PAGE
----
St. Francis Xavier University
St. Francis Xavier University is an undergraduate liberal arts university located in Antigonish, Nova Scotia. The university’s Gilmora Hall is home to two resident ghosts, the blue nun and the red priest. Originally Mount Saint Bernard College opened by the Sisters of Notre Dame in the late 19th century, it was once an all-girls Catholic school. The legend is based on a love affair between a young nun and a priest who had impregnated her. She was very much in love with him but overwhelmed by the guilt of her actions, so she jumped from a balcony to her death. It has been said the priest himself was riddled with an intense amount of remorse and decided to kill himself rather than continuing to live with thoughts of his lover and unborn child’s death. Witnesses today say they have spotted the red priest roaming the spiral staircase while the blue nun can be seen drifting through dorm rooms – she is said to have a protective presence about her, no malicious vibes. Through the years, sounds of footsteps, phantom elevators, lights and appliances turning on, poltergeist activity, slamming doors, old-fashioned telephone rings and disembodied voices and giggles in the nearby hallways had been reported.
Hycroft Manor is an early 20th century mansion and known as one of the most famous haunted places in Shaughnessy, Vancouver, British Columbia. Originally constructed for politician and businessman Alexander Duncan McRae and his family in 1911, the three-story mansion featured a coach house on it’s property, horse stables, a swimming pool, a tea house and an Italian garden. The family had ended up donating the house in 1942 to the Federal government for $1 so it could be used as a World War II Veteran’s hospital – and it remained as such until the year of 1960. Many soldiers had died there and were placed in a makeshift morgue in the house. It’s been said that when you walk into certain rooms, you get cold spine-tingling chills and they are not easily shaken off. There’s also a rumour of a female ghost who walks the hallways of the third floor, and a crying child can be heard on the second floor. Alexander Duncan McRae and his wife are indeed two of approximately seven ghosts who haunt the 30 room mansion. In 1962 it became the Women’s Club of Vancouver, and is now a popular spot to book parties and weddings.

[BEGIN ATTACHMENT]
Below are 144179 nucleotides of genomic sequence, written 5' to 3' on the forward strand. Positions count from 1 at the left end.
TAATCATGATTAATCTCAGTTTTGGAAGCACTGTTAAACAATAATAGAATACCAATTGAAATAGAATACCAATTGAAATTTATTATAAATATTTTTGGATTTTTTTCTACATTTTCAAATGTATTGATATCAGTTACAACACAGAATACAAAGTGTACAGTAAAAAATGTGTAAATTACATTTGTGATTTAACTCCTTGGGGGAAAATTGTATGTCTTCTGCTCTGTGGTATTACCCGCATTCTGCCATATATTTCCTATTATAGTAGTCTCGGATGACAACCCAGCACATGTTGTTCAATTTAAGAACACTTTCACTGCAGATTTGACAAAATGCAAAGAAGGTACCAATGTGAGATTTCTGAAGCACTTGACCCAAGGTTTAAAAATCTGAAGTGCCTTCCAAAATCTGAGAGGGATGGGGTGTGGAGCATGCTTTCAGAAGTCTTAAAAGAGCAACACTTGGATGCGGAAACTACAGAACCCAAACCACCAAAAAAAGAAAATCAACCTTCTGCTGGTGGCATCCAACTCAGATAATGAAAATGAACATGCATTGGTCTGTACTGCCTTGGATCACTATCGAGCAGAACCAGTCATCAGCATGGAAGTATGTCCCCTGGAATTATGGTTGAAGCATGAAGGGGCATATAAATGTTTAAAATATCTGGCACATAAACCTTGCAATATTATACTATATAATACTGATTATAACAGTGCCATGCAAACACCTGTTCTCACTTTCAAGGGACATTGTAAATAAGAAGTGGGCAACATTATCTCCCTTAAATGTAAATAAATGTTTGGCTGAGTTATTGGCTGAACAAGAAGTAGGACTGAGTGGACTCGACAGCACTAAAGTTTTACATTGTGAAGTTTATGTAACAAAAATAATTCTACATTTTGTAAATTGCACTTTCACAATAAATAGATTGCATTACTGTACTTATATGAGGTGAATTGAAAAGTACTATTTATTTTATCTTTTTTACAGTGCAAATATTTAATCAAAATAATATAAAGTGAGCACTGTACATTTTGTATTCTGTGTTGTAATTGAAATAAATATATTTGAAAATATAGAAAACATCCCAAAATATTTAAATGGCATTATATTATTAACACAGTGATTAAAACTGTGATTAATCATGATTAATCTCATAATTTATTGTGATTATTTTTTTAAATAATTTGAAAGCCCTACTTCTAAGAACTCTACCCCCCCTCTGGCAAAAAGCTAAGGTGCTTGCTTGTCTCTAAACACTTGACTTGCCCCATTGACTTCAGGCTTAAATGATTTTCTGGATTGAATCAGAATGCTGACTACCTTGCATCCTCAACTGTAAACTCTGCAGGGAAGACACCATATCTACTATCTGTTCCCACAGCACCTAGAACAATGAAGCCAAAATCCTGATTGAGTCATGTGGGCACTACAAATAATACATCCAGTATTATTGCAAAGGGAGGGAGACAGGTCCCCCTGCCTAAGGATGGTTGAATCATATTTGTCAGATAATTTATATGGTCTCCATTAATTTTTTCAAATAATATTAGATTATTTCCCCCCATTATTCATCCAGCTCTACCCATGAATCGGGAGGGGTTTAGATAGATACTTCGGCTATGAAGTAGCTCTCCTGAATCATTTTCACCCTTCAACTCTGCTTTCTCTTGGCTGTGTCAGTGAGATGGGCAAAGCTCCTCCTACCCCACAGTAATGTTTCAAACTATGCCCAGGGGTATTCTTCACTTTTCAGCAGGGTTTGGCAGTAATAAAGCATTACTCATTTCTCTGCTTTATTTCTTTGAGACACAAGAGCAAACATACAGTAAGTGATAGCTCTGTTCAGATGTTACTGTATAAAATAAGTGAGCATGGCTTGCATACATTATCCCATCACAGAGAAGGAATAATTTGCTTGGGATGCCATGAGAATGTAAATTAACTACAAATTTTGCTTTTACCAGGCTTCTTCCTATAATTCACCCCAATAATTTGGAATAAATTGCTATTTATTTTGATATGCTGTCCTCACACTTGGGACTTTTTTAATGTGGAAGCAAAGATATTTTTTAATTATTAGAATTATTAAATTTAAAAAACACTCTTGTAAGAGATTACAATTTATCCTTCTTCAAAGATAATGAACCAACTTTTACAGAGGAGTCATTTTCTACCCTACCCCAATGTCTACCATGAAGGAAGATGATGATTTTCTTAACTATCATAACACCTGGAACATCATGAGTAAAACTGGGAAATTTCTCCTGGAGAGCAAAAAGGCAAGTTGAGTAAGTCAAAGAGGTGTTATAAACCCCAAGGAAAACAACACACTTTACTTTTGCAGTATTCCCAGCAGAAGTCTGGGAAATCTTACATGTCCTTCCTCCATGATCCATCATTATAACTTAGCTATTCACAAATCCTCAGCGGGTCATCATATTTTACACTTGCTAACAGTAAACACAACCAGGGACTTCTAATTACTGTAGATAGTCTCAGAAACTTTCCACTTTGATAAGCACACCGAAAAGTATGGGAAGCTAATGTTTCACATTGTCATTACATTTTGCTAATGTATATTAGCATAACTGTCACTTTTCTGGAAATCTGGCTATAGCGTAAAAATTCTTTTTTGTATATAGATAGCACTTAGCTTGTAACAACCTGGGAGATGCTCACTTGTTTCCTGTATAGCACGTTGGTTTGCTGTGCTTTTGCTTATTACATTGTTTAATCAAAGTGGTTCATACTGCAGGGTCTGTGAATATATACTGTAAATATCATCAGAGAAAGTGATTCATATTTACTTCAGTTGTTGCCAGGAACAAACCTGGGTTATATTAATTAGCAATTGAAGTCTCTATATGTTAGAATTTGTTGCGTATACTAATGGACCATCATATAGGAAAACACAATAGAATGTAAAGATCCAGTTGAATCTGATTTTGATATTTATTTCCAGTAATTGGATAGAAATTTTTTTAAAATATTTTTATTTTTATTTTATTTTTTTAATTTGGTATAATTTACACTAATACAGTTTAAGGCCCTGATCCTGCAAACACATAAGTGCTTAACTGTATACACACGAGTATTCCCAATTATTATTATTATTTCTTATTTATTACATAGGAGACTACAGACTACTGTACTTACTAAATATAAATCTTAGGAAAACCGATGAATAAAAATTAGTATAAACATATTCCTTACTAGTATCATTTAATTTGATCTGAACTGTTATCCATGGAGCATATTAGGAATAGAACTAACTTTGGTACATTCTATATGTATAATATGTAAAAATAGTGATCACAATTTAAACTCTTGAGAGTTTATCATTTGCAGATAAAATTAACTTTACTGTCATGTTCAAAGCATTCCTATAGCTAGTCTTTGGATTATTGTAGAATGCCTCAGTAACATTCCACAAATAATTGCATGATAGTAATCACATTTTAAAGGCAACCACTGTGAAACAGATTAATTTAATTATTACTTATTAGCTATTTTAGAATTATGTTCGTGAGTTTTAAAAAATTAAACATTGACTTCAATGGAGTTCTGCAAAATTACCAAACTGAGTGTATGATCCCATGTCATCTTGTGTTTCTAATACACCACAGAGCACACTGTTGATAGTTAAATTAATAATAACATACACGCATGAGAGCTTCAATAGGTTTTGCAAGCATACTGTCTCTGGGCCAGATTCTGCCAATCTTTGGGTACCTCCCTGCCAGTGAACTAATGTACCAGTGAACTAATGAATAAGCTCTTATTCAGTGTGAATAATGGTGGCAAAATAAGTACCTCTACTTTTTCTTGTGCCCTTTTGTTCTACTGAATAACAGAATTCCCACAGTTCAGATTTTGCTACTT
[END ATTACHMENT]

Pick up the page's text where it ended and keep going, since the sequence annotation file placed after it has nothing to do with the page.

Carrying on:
The St. Louis Ghost Train
The St. Louis Ghost Train is a legendary blood-curdling, supernaturally yet oddly consistent phenomena which can be seen in the small town of St. Louis, about 45km from Prince Albert and home to only 450 people. The area where the activity is and has been frequently reported hasn’t seen a train in years as the tracks had been removed long ago. Locals have said, if in the dead of night you head to where the tracks used to be, you will behold with your own eyes the phantom lights of a passing steam locomotive emerge and then quickly fade away. Most claim they see the spirit of a CN employee who died on the tracks back in the 1920s. Apparently, the ill-fated conductor was struck down and decapitated by a train while doing a routine track check. Unfortunately, the railway records do not go back far enough to confirm the validity of the story. It has been said he can still be seen holding a lantern while searching for his missing head. Scientists have been brought out to study and dispel the train lights theory however, their findings were inconclusive as it could not be explained. The locals boast that they’re used to the lights as they grew up with it and became accustomed to them – a majority of the residents say they’ve seen the lights about 50-60 times